ONLINE LEARNING DISCUSSION “PREMATURE:” Del. Brian Chisholm (R-Anne Arundel) said State School Superintendent Karen Salmon’s warning that plans for distance and online learning for students could continue into the 2020-21 school year due to the spread of COVID-19 is “a little bit premature,” Bryan Renbaum reports in MarylandReporter.

NUMBERS AROUND THE STATE: Anne Arundel County reported 39 new cases Thursday, a day after the county saw its largest single-day spike of coronavirus cases — bringing the total confirmed cases to 505, Brooks DuBose writes for the Capital Gazette. The county is now the fifth jurisdiction to pass the 500-case mark.

  • In Frederick County, three new deaths were reported and there are now cases in residents and staff of four long-term care facilities, Heather Mongillo reports for the Frederick News-Post.
  • The latest report includes four deaths in Montgomery County, Dan Schere reports for Bethesda Beat. Before Thursday, Montgomery County’s Department of Health and Human Services tracked coronavirus-related deaths by age group in its website. As of Thursday evening, it was no longer displaying this information.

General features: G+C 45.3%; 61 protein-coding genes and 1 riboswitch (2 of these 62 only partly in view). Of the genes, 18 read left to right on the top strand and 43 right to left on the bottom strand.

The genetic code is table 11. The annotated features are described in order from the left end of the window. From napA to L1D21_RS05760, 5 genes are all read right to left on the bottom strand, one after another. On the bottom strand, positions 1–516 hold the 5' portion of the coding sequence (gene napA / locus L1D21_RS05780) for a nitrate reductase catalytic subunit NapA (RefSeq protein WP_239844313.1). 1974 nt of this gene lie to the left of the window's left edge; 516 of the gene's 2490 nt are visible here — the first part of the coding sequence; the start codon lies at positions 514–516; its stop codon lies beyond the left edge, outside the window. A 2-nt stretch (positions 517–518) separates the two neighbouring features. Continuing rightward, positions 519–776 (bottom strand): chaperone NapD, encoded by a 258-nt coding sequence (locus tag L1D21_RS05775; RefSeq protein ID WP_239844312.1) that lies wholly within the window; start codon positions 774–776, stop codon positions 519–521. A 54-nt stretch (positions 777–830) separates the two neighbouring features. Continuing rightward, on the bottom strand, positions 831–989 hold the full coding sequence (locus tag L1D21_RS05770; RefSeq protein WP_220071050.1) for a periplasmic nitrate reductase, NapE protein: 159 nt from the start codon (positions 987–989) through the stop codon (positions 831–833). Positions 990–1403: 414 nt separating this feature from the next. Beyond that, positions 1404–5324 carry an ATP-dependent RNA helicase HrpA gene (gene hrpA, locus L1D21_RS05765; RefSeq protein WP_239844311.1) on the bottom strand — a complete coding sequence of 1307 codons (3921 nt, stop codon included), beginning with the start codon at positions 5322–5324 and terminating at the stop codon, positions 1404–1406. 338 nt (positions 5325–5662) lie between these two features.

• Carroll County officials announced the 18thdeath at Pleasant View Nursing Home in Mount Airy on Thursday and hosted its first virtual town hall to answer community questions about the pandemic, Jon Kelvey for the Carroll County Times reports.

GARRETT MAKES EMERGENCY COMMUNICATIONS PURCHASE: The Garrett County Commissioners approved the purchase of a new site for emergency communications, with about $800,000 of the $1 million purchase funded through state bonds, Renée Shreve reports for the Garrett County Republican. Commissioners said the coronavirus pandemic shows the need for a dedicated building for emergency communications.

AG FROSH WARNS INSURERS NOT TO BILL FOR CORONA: Maryland Attorney General Brian Frosh “warned health care providers Thursday against collecting payment or billing for patient co-pays, coinsurance or deductibles for costs related to COVID-19,” according to the staff of The Daily Record.